Gramsci’s theory of cultural hegemony and Balkin’s theory of cultural software both examine the evolution of ideologies and their impact within a society through different perspectives. Gramsci’s approach focuses on the concept of hegemony, whereby gaining the consent of the people forms the means of gaining political and economical control. This approach is the point of contention in Balkin’s analysis, where Balkin criticises the concept of hegemony as being to monolithic and homogenous,. Instead, he puts forth his approach of studying ideology via the presence of injustice as a better alternative. This paper thus serves to look into the validities of Balkin’s claims with regards to Gramsci’s theory of cultural hegemony.
Balkin’s first criticism against hegemony is that it is too monolithic a model, as it deals with only a dominant ideology in a society. Balkin argues that in reality, ideology is a confluence of many different types of cognitive mechanisms - a group of heterogenous and partly reinforcing ideological effects (Balkin,1998). He uses the term “conceptual bricolage” to bring forth the point of the dynamism of ideology as a whole. Balkin felt that Gramsci has a dualistic approach of just dominant and the subaltern, which does not account for real life scenarios.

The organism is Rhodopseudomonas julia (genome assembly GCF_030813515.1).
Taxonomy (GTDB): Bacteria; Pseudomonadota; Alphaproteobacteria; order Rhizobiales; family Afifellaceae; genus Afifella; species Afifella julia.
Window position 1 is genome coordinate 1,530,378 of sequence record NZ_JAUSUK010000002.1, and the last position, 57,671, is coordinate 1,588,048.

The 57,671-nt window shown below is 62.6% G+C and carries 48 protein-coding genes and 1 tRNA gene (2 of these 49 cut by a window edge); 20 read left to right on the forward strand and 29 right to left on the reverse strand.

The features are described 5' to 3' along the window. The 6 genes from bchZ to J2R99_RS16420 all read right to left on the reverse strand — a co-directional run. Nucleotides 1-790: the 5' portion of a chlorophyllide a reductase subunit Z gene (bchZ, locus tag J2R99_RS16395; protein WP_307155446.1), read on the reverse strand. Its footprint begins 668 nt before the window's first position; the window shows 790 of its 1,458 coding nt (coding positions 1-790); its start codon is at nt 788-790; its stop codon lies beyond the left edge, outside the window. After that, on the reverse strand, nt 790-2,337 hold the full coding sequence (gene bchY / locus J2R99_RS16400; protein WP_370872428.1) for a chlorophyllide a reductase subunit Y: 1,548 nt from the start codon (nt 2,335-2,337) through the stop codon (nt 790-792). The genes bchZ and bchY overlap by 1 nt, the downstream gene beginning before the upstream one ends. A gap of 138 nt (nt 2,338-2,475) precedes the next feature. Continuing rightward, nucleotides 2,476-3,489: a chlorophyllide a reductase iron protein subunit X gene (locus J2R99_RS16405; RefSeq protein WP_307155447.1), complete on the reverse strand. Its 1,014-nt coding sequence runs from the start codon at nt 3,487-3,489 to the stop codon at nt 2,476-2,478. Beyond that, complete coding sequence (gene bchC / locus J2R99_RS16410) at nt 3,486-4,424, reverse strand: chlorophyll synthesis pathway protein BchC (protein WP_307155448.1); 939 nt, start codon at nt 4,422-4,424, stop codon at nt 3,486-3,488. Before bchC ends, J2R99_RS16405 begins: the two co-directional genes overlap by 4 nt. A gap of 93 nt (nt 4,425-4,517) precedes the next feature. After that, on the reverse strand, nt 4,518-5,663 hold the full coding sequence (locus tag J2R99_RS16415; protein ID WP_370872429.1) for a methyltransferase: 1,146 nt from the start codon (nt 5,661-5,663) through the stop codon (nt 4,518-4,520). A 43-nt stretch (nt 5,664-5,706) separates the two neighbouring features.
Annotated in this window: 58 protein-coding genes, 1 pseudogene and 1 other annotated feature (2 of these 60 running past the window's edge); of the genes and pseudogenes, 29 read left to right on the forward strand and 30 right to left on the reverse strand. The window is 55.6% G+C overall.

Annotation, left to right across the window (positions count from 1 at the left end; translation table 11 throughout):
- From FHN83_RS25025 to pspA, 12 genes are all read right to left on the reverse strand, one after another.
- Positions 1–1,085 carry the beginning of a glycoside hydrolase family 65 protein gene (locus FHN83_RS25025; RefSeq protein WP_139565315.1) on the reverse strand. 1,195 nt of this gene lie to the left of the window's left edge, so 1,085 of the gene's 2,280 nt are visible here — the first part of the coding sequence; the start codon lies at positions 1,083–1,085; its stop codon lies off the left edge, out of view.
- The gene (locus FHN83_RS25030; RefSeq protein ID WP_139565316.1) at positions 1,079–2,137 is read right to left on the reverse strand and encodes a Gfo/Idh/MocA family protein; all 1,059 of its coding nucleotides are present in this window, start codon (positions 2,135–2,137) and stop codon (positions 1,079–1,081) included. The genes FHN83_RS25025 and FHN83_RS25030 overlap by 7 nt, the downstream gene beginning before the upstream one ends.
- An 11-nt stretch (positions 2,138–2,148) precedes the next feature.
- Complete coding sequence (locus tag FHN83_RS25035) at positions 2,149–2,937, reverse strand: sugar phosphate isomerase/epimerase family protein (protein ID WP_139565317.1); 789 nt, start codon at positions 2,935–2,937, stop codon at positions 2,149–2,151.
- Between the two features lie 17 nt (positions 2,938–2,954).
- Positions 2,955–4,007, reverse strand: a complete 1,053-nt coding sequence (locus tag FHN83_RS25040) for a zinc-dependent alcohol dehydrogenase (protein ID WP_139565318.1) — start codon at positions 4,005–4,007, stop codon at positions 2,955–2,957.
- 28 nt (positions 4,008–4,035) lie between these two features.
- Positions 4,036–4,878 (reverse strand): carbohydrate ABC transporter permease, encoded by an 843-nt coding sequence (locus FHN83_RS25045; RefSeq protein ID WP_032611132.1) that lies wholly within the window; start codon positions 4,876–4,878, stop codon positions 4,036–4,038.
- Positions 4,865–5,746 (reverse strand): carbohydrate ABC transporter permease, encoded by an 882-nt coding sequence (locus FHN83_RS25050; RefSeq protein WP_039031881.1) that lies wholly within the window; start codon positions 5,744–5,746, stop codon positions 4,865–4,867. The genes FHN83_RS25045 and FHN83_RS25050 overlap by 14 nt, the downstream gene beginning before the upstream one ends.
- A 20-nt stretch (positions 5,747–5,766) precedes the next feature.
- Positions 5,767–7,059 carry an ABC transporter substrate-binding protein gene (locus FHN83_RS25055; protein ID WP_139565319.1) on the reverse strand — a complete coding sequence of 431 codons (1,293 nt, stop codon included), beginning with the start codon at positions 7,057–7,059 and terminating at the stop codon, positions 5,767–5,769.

However, this may not be an accurate reflection of Gramsci’s approach of gaining dominance through gaining the consent of the people. As highlighted in Gramsci’s Pre-Prison Writing, in order to achieve leadership “they [the subalterns] must think as workers who are members of a class that aims to lead the peasants and the intellectuals: a class that can only win and only build socialism if it is aided and followed by the great majority of these social strata.” (Gramsci, 1994). This hegemonic relationship between the dominant class and the subaltern posits the influence of the subaltern masses on the ideology of the dominant class. The ruling class needs to be able to make a large part of the subalterns’ ideologies as its own. This brings to light the dynamic relationship between the ruling class and the subaltern as, in order to maintain its power, a ruling group needs to be able to bring together different ideologies from various groups and effectively incorporate them into a single dominant ideology, that the vast majority will agree with. The confluence of the many different types of cognitive mechanisms can be seen when Gramsci talks about how the “expansiveness” of hegemony to the demands of the subalterns will affect the effectiveness of the leading group to lead. Thus Gramsci indirectly puts forth a pluralistic model whereby the dominant ideology is the result of the bricolage of various subaltern’s ideology.